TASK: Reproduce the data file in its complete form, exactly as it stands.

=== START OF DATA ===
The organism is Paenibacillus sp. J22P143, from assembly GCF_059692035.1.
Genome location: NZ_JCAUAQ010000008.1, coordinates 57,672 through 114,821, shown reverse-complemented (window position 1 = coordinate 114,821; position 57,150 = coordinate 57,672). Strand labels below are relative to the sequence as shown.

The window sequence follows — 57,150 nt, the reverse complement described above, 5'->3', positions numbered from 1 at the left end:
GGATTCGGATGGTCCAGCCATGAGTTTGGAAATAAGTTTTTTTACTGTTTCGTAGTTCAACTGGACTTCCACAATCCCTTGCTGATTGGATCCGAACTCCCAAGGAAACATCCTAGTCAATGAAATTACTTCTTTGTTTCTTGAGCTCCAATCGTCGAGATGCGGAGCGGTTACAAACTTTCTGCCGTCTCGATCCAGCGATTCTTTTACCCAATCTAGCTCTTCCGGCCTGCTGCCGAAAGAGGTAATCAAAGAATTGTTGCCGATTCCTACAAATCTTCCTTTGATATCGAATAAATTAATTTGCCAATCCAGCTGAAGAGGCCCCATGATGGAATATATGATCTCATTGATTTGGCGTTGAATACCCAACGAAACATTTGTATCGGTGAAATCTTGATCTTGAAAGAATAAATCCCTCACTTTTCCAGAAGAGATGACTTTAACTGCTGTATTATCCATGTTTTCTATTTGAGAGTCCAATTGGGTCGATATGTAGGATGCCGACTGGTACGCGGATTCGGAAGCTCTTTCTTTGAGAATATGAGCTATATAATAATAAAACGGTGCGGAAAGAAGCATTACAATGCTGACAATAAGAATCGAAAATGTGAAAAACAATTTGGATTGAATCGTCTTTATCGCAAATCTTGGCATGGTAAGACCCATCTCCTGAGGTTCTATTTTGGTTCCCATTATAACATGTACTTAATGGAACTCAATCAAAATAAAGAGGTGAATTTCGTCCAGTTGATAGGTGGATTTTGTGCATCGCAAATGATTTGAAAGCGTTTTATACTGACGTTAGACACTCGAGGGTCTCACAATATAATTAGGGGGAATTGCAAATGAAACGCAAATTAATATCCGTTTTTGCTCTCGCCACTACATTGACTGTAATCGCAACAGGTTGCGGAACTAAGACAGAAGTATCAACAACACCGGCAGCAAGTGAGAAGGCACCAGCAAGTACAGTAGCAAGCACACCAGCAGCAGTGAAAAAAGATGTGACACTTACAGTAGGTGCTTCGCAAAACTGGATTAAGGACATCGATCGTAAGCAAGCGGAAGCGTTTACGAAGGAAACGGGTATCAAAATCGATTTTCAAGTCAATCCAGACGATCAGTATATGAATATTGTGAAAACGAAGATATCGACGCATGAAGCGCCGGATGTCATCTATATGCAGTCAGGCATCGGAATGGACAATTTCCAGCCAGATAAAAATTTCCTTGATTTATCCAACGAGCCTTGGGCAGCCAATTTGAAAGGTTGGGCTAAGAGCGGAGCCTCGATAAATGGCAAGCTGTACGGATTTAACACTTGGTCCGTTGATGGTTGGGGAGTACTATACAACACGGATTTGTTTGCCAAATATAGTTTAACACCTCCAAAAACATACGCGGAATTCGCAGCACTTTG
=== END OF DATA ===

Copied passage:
The organism is Paenibacillus sp. J22P143, from assembly GCF_059692035.1.
Genome location: NZ_JCAUAQ010000008.1, coordinates 57,672 through 114,821, shown reverse-complemented (window position 1 = coordinate 114,821; position 57,150 = coordinate 57,672). Strand labels below are relative to the sequence as shown.

The window sequence follows — 57,150 nt, the reverse complement described above, 5'->3', positions numbered from 1 at the left end:
GGATTCGGATGGTCCAGCCATGAGTTTGGAAATAAGTTTTTTTACTGTTTCGTAGTTCAACTGGACTTCCACAATCCCTTGCTGATTGGATCCGAACTCCCAAGGAAACATCCTAGTCAATGAAATTACTTCTTTGTTTCTTGAGCTCCAATCGTCGAGATGCGGAGCGGTTACAAACTTTCTGCCGTCTCGATCCAGCGATTCTTTTACCCAATCTAGCTCTTCCGGCCTGCTGCCGAAAGAGGTAATCAAAGAATTGTTGCCGATTCCTACAAATCTTCCTTTGATATCGAATAAATTAATTTGCCAATCCAGCTGAAGAGGCCCCATGATGGAATATATGATCTCATTGATTTGGCGTTGAATACCCAACGAAACATTTGTATCGGTGAAATCTTGATCTTGAAAGAATAAATCCCTCACTTTTCCAGAAGAGATGACTTTAACTGCTGTATTATCCATGTTTTCTATTTGAGAGTCCAATTGGGTCGATATGTAGGATGCCGACTGGTACGCGGATTCGGAAGCTCTTTCTTTGAGAATATGAGCTATATAATAATAAAACGGTGCGGAAAGAAGCATTACAATGCTGACAATAAGAATCGAAAATGTGAAAAACAATTTGGATTGAATCGTCTTTATCGCAAATCTTGGCATGGTAAGACCCATCTCCTGAGGTTCTATTTTGGTTCCCATTATAACATGTACTTAATGGAACTCAATCAAAATAAAGAGGTGAATTTCGTCCAGTTGATAGGTGGATTTTGTGCATCGCAAATGATTTGAAAGCGTTTTATACTGACGTTAGACACTCGAGGGTCTCACAATATAATTAGGGGGAATTGCAAATGAAACGCAAATTAATATCCGTTTTTGCTCTCGCCACTACATTGACTGTAATCGCAACAGGTTGCGGAACTAAGACAGAAGTATCAACAACACCGGCAGCAAGTGAGAAGGCACCAGCAAGTACAGTAGCAAGCACACCAGCAGCAGTGAAAAAAGATGTGACACTTACAGTAGGTGCTTCGCAAAACTGGATTAAGGACATCGATCGTAAGCAAGCGGAAGCGTTTACGAAGGAAACGGGTATCAAAATCGATTTTCAAGTCAATCCAGACGATCAGTATATGAATATTGTGAAAACGAAGATATCGACGCATGAAGCGCCGGATGTCATCTATATGCAGTCAGGCATCGGAATGGACAATTTCCAGCCAGATAAAAATTTCCTTGATTTATCCAACGAGCCTTGGGCAGCCAATTTGAAAGGTTGGGCTAAGAGCGGAGCCTCGATAAATGGCAAGCTGTACGGATTTAACACTTGGTCCGTTGATGGTTGGGGAGTACTATACAACACGGATTTGTTTGCCAAATATAGTTTAACACCTCCAAAAACATACGCGGAATTCGCAGCACTTTG